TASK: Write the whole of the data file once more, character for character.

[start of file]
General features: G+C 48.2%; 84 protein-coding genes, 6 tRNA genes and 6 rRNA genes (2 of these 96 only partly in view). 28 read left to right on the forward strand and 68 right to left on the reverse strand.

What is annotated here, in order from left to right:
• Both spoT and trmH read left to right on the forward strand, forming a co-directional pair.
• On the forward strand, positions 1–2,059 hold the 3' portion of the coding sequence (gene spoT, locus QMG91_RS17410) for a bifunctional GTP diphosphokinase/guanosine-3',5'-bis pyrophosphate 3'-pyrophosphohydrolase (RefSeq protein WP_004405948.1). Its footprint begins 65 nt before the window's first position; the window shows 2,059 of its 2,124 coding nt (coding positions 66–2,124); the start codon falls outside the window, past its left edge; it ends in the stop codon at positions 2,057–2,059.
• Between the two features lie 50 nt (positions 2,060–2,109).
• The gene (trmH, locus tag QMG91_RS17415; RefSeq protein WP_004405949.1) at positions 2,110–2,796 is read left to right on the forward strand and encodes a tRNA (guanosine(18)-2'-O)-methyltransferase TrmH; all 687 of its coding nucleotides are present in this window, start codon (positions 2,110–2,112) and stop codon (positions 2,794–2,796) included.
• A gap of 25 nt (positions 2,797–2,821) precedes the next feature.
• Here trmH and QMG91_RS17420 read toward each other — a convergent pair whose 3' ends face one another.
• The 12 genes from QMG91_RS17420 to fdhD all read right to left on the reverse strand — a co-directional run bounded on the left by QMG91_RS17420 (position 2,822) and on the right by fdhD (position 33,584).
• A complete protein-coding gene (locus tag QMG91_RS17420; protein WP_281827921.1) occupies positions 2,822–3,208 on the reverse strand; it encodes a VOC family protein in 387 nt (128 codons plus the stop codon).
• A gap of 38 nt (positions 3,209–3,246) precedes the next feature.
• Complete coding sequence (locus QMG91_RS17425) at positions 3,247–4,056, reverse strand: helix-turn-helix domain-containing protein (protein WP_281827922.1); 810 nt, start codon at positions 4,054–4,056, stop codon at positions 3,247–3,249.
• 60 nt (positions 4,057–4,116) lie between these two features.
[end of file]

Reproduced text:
General features: G+C 48.2%; 84 protein-coding genes, 6 tRNA genes and 6 rRNA genes (2 of these 96 only partly in view). 28 read left to right on the forward strand and 68 right to left on the reverse strand.

What is annotated here, in order from left to right:
• Both spoT and trmH read left to right on the forward strand, forming a co-directional pair.
• On the forward strand, positions 1–2,059 hold the 3' portion of the coding sequence (gene spoT, locus QMG91_RS17410) for a bifunctional GTP diphosphokinase/guanosine-3',5'-bis pyrophosphate 3'-pyrophosphohydrolase (RefSeq protein WP_004405948.1). Its footprint begins 65 nt before the window's first position; the window shows 2,059 of its 2,124 coding nt (coding positions 66–2,124); the start codon falls outside the window, past its left edge; it ends in the stop codon at positions 2,057–2,059.
• Between the two features lie 50 nt (positions 2,060–2,109).
• The gene (trmH, locus tag QMG91_RS17415; RefSeq protein WP_004405949.1) at positions 2,110–2,796 is read left to right on the forward strand and encodes a tRNA (guanosine(18)-2'-O)-methyltransferase TrmH; all 687 of its coding nucleotides are present in this window, start codon (positions 2,110–2,112) and stop codon (positions 2,794–2,796) included.
• A gap of 25 nt (positions 2,797–2,821) precedes the next feature.
• Here trmH and QMG91_RS17420 read toward each other — a convergent pair whose 3' ends face one another.
• The 12 genes from QMG91_RS17420 to fdhD all read right to left on the reverse strand — a co-directional run bounded on the left by QMG91_RS17420 (position 2,822) and on the right by fdhD (position 33,584).
• A complete protein-coding gene (locus tag QMG91_RS17420; protein WP_281827921.1) occupies positions 2,822–3,208 on the reverse strand; it encodes a VOC family protein in 387 nt (128 codons plus the stop codon).
• A gap of 38 nt (positions 3,209–3,246) precedes the next feature.
• Complete coding sequence (locus QMG91_RS17425) at positions 3,247–4,056, reverse strand: helix-turn-helix domain-containing protein (protein WP_281827922.1); 810 nt, start codon at positions 4,054–4,056, stop codon at positions 3,247–3,249.
• 60 nt (positions 4,057–4,116) lie between these two features.